These notes on Stephanie Rothman's Terminal Island were written by Maureen Rogers, PhD candidate in UW Madison’s Department of Communication Arts. A DCP of Terminal Island will be the first of two Rothman movies to screen at the Cinematheque on Saturday, October 21 at 7 p.m., in our regular venue, 4070 Vilas Hall. Rothman's The Student Nurses will screen on Saturday, October 28. Admission is free for both screenings.
By Maureen Rogers
The pantheon of exploitation auteurs includes some familiar names—Russ Meyer, Roger Corman, Joe Dante, and Jack Hill—while the directors who got their start in the Corman school are some of the most acclaimed American filmmakers of New Hollywood—Jonathan Demme, Francis Ford Coppola, and Martin Scorsese. It is not controversial to say that the work of Stephanie Rothman, a student of the Corman method and colleague to the movie brats, has been entirely elided from histories of 1970s Hollywood and from fan and academic considerations of exploitation cinema. “The Equal Opportunity Exploitation of Stephanie Rothman,” Cinematheque’s 2-film series, shows Rothman as an able exploiteer and innovator; her exploitation cinema could titillate and entertain, and also present female characters with complexity and agency, something her peers rarely attempted.
The first woman awarded the Directors Guild of America fellowship at USC, Rothman directed seven films, earning screenplay or story writing credits for each film. Working within the most prominent independent studios at the time, Rothman made Blood Bath (1966) and It’s a Bikini World (1967), at American International Pictures. The Student Nurses (1970) and The Velvet Vampire (1971) were produced and released by Corman’s New World Pictures. Citing dismal pay at New World, Rothman and co-collaborator Charles Swartz moved to Dimension Pictures, a commercial exploitation firm founded by Corman colleague and former drive-in exhibitor Larry Woolner. There, Rothman directed 1973’s Terminal Island and Group Marriage (1973).
Terminal Island was released in the twilight of drive-in exploitation cinema, just prior to the blockbuster film’s economic dominance over the southeastern drive-ins and second-run theaters that were the foundation of the exploitation market. Strategic in its appeal to the low-budget drive-in market, 1973’s Terminal Island combined several of the most prominent exploitation film trends (the women-in-prison picture, sexploitation, and blaxploitation).
Some have noted, however, that Rothman’s films transcended the predictable narrative formulae of exploitation cinema (which Dante has neatly summarized as “sex, death, and car crashes.”) Working within exploitation’s protocols of sexual objectification and racial caricature, Rothman injected elements of social progressiveness, however superficially—often in the ‘empowered babe’ female characters type depicted in her films.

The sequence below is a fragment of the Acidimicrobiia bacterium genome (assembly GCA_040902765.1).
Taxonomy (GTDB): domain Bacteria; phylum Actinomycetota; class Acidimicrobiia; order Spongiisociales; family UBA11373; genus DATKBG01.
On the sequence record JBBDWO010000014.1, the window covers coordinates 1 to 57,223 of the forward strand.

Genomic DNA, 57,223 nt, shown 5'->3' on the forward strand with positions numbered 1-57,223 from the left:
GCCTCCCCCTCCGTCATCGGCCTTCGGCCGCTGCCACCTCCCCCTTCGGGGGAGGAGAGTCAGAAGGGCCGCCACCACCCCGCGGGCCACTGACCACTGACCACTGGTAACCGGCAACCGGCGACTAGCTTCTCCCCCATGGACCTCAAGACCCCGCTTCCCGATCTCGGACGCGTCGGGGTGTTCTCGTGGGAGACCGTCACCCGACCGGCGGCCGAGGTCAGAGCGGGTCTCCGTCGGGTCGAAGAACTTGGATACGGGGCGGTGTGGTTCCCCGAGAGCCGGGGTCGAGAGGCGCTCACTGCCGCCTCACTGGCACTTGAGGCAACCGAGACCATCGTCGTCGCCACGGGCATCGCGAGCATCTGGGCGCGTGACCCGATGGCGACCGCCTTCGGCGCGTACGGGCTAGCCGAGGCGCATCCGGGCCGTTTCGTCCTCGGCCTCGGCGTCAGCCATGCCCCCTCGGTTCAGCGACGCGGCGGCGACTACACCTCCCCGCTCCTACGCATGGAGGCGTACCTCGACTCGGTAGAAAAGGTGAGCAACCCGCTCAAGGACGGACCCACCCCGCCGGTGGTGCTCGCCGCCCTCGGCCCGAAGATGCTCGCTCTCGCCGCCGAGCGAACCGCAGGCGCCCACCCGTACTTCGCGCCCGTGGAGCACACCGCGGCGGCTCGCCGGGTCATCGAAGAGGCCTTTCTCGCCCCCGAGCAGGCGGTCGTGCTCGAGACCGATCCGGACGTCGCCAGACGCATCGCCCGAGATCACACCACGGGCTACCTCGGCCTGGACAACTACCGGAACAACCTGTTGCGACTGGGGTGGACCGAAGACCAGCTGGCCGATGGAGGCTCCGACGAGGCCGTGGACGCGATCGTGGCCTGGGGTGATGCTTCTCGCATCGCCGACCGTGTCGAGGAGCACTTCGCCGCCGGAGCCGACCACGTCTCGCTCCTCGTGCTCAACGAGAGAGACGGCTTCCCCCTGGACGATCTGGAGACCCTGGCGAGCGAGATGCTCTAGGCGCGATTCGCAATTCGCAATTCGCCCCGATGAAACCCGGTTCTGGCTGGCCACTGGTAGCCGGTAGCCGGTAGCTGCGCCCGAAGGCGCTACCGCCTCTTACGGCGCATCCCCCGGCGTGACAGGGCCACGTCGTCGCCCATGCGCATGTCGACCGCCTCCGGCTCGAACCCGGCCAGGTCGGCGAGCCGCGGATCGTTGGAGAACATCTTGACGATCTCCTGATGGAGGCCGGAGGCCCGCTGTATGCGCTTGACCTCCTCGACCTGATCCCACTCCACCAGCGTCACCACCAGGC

On Terminal Island specifically, Rothman said she and Swartz were handed the project and therefore locked-in to making a conventional, women-in-prison action film released in the drive-ins during the summer season, then the dumping grounds for genre fare. In a 2016 Interview feature by Colleen Kelsey, Rothman said:
“Now, of course, in a film like Terminal Island , practically the whole film involves violence because the subject matter is violent people. I accepted that…. What I needed to do was try to refine that and give it some meaning beyond the violence itself, or beyond the nudity itself. In that sense, I tried very hard to not make it exploitative.”
In a review of the film, Boxoffice observed that Rothman “handles rugged material well,” noting that “the women [in the film] are used as sexual objects and beasts of burden, yet there is little sex and just a fair amount of nudity. They become every bit as resourceful and tough as the men.”
Such modest acclaim from trade press failed to open doors for Rothman in Hollywood. Indeed, Rothman has talked openly about her disappointment in being relegated to exploitation filmmaking for her entire directorial career. Discussing her efforts to give voice to creative expression within this formulaic mode of filmmaking, Rothman explained to Interview:
“…I was making low-budget films that were transgressive in that they showed more extreme things than what would be shown in a studio film, and whose success depended on their advertising, because they had no stars in them. It was dismaying to me, but at the same time I decided to make the best exploitation films I could. If that was going to be my lot, then that’s what I was going to try and do with it.”